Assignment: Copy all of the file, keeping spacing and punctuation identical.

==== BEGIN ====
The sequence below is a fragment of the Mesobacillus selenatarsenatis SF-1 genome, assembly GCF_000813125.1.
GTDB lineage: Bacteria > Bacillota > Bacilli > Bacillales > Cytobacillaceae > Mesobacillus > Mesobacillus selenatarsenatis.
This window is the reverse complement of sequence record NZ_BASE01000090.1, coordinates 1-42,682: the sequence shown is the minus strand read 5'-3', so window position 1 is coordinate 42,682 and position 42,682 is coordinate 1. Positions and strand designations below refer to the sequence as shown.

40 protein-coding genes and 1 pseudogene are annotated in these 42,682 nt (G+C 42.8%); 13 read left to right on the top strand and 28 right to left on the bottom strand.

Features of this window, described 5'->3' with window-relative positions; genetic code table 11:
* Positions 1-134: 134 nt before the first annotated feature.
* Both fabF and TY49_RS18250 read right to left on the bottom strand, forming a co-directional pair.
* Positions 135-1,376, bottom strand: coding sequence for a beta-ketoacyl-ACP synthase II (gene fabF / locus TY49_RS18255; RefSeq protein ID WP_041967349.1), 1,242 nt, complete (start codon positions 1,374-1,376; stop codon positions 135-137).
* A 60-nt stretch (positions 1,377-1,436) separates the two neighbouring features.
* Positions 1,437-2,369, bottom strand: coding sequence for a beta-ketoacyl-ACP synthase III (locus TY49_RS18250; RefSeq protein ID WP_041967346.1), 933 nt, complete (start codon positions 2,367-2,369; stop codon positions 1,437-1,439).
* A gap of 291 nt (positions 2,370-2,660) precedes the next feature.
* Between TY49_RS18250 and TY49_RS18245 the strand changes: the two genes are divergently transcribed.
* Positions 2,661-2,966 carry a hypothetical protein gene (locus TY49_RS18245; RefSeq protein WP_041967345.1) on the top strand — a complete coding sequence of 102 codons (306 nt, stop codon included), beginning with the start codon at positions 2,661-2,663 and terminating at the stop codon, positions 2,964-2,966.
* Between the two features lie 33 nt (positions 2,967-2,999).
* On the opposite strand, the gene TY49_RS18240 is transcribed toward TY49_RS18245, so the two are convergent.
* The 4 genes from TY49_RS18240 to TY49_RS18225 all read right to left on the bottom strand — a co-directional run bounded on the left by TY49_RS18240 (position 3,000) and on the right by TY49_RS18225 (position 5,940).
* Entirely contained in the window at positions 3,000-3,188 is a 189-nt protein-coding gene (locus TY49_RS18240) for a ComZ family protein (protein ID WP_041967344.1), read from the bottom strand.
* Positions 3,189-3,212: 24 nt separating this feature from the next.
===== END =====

The sequence below is a fragment of the Mesobacillus selenatarsenatis SF-1 genome, assembly GCF_000813125.1.
GTDB lineage: Bacteria > Bacillota > Bacilli > Bacillales > Cytobacillaceae > Mesobacillus > Mesobacillus selenatarsenatis.
This window is the reverse complement of sequence record NZ_BASE01000090.1, coordinates 1-42,682: the sequence shown is the minus strand read 5'-3', so window position 1 is coordinate 42,682 and position 42,682 is coordinate 1. Positions and strand designations below refer to the sequence as shown.

40 protein-coding genes and 1 pseudogene are annotated in these 42,682 nt (G+C 42.8%); 13 read left to right on the top strand and 28 right to left on the bottom strand.

Features of this window, described 5'->3' with window-relative positions; genetic code table 11:
* Positions 1-134: 134 nt before the first annotated feature.
* Both fabF and TY49_RS18250 read right to left on the bottom strand, forming a co-directional pair.
* Positions 135-1,376, bottom strand: coding sequence for a beta-ketoacyl-ACP synthase II (gene fabF / locus TY49_RS18255; RefSeq protein ID WP_041967349.1), 1,242 nt, complete (start codon positions 1,374-1,376; stop codon positions 135-137).
* A 60-nt stretch (positions 1,377-1,436) separates the two neighbouring features.
* Positions 1,437-2,369, bottom strand: coding sequence for a beta-ketoacyl-ACP synthase III (locus TY49_RS18250; RefSeq protein ID WP_041967346.1), 933 nt, complete (start codon positions 2,367-2,369; stop codon positions 1,437-1,439).
* A gap of 291 nt (positions 2,370-2,660) precedes the next feature.
* Between TY49_RS18250 and TY49_RS18245 the strand changes: the two genes are divergently transcribed.
* Positions 2,661-2,966 carry a hypothetical protein gene (locus TY49_RS18245; RefSeq protein WP_041967345.1) on the top strand — a complete coding sequence of 102 codons (306 nt, stop codon included), beginning with the start codon at positions 2,661-2,663 and terminating at the stop codon, positions 2,964-2,966.
* Between the two features lie 33 nt (positions 2,967-2,999).
* On the opposite strand, the gene TY49_RS18240 is transcribed toward TY49_RS18245, so the two are convergent.
* The 4 genes from TY49_RS18240 to TY49_RS18225 all read right to left on the bottom strand — a co-directional run bounded on the left by TY49_RS18240 (position 3,000) and on the right by TY49_RS18225 (position 5,940).
* Entirely contained in the window at positions 3,000-3,188 is a 189-nt protein-coding gene (locus TY49_RS18240) for a ComZ family protein (protein ID WP_041967344.1), read from the bottom strand.
* Positions 3,189-3,212: 24 nt separating this feature from the next.